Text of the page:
Monday, November 18, 2013

Spinning in Literature

"People speak of the way in which harp-playing sets off a graceful figure; spinning is almost as becoming an employment. A woman stands at the great wool-wheel, one arm extended, the other holding the thread, her head thrown back to take in all the scope of her occupation; or if it is the lesser spinning wheel for flax (and it was this that Sylvia moved forwards to-night) the pretty sound of the buzzing, whirring motion, the attitude of the spinner, foot and hand alike engaged in the business - the bunch of gay coloured ribbon that ties the bundle of flax on the rock - all make it into a picturesque piece of domestic business that may rival harp-playing any day for the amount of softness and grace which it calls out."

~Excerpt taken from Sylvia's Lovers by Elizabeth Cleghorn Gaskell.

I have always enjoyed reading through the classics. Elizabeth C. Gaskell's more popular works such as Wives & Daughters, North and South, & Cranford, are all particular favorites of mine. I have also enjoyed the BBC screen adaptations of the above named novels. In comparison to Jane Austen I find that E. Gaskell is not always as well known as an author. Often Jane Austen is raved about in particular circles while Mrs. Gaskell is almost virtually unknown. I find Jane Austen novels intersting, but nothing in comparison to E. Gaskell. Jane Austen had a very keen insight into the character and emotions of people in everyday circumstances. Her characters are very believable because they are so relatable, even to those of us in a completely different time period.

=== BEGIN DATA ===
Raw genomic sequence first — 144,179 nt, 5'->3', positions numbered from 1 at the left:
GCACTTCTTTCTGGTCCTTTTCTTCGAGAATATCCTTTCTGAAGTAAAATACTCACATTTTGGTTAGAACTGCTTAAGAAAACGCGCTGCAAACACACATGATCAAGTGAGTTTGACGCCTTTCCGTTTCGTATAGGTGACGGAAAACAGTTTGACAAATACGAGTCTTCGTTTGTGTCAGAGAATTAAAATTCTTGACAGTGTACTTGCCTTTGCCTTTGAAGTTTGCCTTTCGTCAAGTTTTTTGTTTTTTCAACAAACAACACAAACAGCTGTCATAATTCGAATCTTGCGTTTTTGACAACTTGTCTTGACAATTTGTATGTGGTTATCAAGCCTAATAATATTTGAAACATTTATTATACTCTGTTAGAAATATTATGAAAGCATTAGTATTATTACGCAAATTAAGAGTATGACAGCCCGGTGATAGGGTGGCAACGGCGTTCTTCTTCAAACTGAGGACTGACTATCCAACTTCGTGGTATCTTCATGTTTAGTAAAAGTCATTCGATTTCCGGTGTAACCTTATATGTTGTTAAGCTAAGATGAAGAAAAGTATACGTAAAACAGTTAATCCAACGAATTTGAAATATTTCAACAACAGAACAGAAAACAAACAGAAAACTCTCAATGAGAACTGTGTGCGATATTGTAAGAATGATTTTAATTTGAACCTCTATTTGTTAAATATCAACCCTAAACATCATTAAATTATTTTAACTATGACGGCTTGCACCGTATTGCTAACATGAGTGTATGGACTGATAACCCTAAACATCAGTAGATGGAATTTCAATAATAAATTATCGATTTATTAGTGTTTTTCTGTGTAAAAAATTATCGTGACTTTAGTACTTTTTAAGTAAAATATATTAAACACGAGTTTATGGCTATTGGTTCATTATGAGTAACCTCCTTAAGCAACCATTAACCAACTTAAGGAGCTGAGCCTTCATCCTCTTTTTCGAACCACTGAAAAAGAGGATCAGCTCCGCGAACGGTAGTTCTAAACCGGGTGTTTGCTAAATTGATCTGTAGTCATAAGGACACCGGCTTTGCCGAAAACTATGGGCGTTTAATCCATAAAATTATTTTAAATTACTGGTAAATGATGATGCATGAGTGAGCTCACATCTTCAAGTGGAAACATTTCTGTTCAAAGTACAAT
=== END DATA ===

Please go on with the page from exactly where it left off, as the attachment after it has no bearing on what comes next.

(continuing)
However, much like Dickens, Elizabeth Gaskell tackled problems of the day and culture in which she wrote. There is a depth to her books and they give you something to bite into and chew over for awhile, making for a fascinating reading experience. 
After being familiarly acquainted with the three novels I have mentioned, I recently decided to read some of Mrs. Gaskell's lesser know works. I read Ruth recently, and am still formulating my thoughts on that one. It's a different style then her other books I had read and I wasn't sure how I felt about it. I'm hoping someone of my acquaintances will read it and then we can have a jolly discussion about it. I'm still working up a book review for that one.
Having finished Ruth I moved on to Sylvia's Lovers. I was hesitant about starting it, based on the name. It sounded a bit absurd and not my cup of tea at all. But it was a free kindle download so I took a chance. During the week I don't have a lotnof time for reading, normally I squeeze it in during my lunchtime. Right now I'm 37% through Sylvia's Lovers and I am enjoying it. The first part moves slowly, there is a great deal of whaling talk as it is set in and around a whaling town & community. But it reads much like Mrs. Gaskell's more popular works and thus far I have found it quaint and enjoyable. Probably one of the reasons I like it so much is the fact that there is so much spinning and knitting mentioned. It's not often that I come across fiber arts in reading, so when I do I am thrilled. I'll be sure to share some more snippets on future posts. 

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